For actually using Firefox, you need to operate this from the desktop of LANforge resource hosting the virtual station. So if, in this example, sta3000 is on resource 3, you need to get on the virtual desktop of resource 3. Open a terminal from the virtual desktop or ssh to resource 3 and start screen as user LANforge.

Modifying the Port Bringup Report

The LANforge Port Bringup plugin produces a highly detailed and verbose report including all the wifi events from the stations involved. This plugin can be used to record performance of station association and captive portal logins. When you save the Graphical Report screen, it saves an HTML document with pictures to a directory on your machine.

pbu-01

pbu-02

pbu-03

We see the report files created by saving the report below:

pbu-04

This report can be reformatted, and the log messages at the bottom of the output are a useful resource to recreate graphs of interest. With some accessory JavaScript, we can create a completely different report. I start off by writing a shell script that backs up the original index.html file of the report and concatenates it to the end of a new title block.

Example shell script below:
(please excuse my lazy [] brackets, because  &-lt; &-gt; takes longer to type)

#!/bin/bash
if [ ! -f orig.html ]; then
   mv -v index.html orig.html
   dos2unix orig.html
fi
cp -v "~/report-1s.js"      report.js
cp -v "~/chartist.min.css"  .
cp -v "~/chartist.min.js"   .
cp -v "~/moment.js"         .
cp -v "~/images/header.png" .
# now create a new header
cat ▶ 00-report.html ◀◀ EOF
[html]
   [head]
     [title]Customized Report[/title]
     [link rel='stylesheet' type='text/css' href='chartist.min.css']
     [script src='moment.js'][/script]
     [script src='chartist.min.js'][/script]
     [script src='report.js'][/script]
   [/head]
   [body]
     [h1]Station Latency Report[/h1]
     [img src='header.png' /]
     [div id="new_chart"][/div]
     [h2]Station event latency[/h2]
     [div class="ct-chart lf_chart" id="link_1"][/div]
     [pre id='log_messages' style='display:none;']
EOF
# and append old report like so:
cat orig.html ▶▶ 00-report.html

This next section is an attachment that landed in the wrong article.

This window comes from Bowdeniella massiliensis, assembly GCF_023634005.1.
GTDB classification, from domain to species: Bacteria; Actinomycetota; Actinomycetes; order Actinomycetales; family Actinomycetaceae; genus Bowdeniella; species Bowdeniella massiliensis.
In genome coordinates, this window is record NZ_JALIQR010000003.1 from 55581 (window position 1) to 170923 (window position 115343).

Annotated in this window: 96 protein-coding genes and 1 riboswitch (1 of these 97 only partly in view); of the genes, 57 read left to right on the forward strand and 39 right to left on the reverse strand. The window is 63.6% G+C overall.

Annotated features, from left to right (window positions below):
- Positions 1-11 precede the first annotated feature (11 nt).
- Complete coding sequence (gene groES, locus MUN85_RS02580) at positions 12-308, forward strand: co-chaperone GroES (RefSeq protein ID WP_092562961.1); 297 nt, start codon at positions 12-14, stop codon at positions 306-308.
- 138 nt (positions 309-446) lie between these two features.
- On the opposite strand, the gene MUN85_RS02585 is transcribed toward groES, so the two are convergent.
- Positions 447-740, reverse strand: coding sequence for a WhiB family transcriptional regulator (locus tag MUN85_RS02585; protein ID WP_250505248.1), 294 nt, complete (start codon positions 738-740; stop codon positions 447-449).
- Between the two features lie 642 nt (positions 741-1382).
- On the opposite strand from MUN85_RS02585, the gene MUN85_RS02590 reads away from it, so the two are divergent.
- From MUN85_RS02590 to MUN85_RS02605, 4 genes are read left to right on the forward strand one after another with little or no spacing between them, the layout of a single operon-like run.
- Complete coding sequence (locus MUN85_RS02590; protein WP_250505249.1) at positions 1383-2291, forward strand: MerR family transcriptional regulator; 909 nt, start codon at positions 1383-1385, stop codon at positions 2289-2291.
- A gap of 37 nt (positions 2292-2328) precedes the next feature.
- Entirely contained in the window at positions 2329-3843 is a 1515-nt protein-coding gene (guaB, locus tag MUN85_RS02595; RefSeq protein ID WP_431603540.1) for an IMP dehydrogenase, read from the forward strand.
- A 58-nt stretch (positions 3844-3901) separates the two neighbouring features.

echo "please edit 00-report.html"

I have example update_report.sh and report.js examples posted for you to download and use.

The basis of the reformatting is to move the contents at the top of orig.html into the new report header. Delete content that you don’t want, but leave the Log Messages section, because it will be parsed by the javascript. The style tag keeps it from showing on the page. The first column of the messages is in Unix epoch seconds and milliseconds.

[pre id='log_messages' style='display:none;']
1499751346.692  Starting loop number: 1
1499751346.697  #[1] Bringing all selected ports down.
1499751346.841  #[1] Bringing up selected ports in batches of 100
1499751346.845  set_port 1 1 7 NA NA NA NA 0 NA NA NA NA 8388610
1499751346.854  set_port 1 1 8 NA NA NA NA 0 NA NA NA NA 8388610
1499751346.854  set_port 1 1 9 NA NA NA NA 0 NA NA NA NA 8388610

Data is collected in the report.js javascript by parsing each line for important events, using regular expressions:

matches = line.match(/^(\d+\.\d+) EVENT: .*? eventType:Link-Up details:Port (sta\d+) is Link UP.$/) || [];

Bar charts are created with the create_bar() function.

Line and point charts are created with the Chartist javascript library. Point charts are line charts with lines turned off. The moment.js library allows the Chartist library to process domain data on a time axis.

Below is an example of what a resulting report looks like:pbu-05

Captive Portal Testing

A popular feature of the LANforge WiFIRE feature set is captive portal testing portal-bot. If you’re considering doing captive portal testing, the first thing to know is that you are not going to be automating a bunch of web browsers (that would be madness). You will be writing a perl script. More specifically, a perl .pm extension to our portal-bot.pl script.

Portal testing can be complex because it normally involves re-creating whatever JSON/AJAX/REST call chain the web pages does with a perl script. This process looks like:

  1. Establish laptop with serial connection to LANforge system and with an Ethernet cable
  2. VNC to LANforge and change default gateway and use browser to document login HTTP process
  3. Write a portal-bot extension that mimics that behavior
  4. Incorporate a logout mechanism

It is very useful (and a requirement for long-running capacity testing) to have an API call to the captive portal controller that will log out a session. Otherwise you cannot repeat the test for each station without manually intervening at the captive portal controller to log out one/some/all logged in stations. This logout mechanism could be web-based or could be ssh based, so long as the mechanism can be unattended.

Please review some of our existing portal-testing documentation:

Controlling ARP Solicitations

When your network endpoints are not changing during testing scenario, transmitting ARP packets at the default rate is arguably wasted bandwidth. You can tune the Linux networking stack to extend the time between ARP broadcasts.

These tunables are in /proc/sys/net/ipv4/neigh and are divided by default and per-device settings. The knobs I find that are useful are:

  • base_reachable_time: a guideline on how often to broadcast for ARP updates
  • gc_stale_time: threshold in seconds on when to consider evicting an arp entry
  • locktime: minimum time to keep an ARP entry

You can set twist these knobs for two ports in a shell script like so:

for f in /proc/sys/net/ipv4/{enp2,enp3}/{base_reachable_time,gc_stale_time,locktime} ; do
    echo 300 > $f
done

This changes the values to 5 minutes.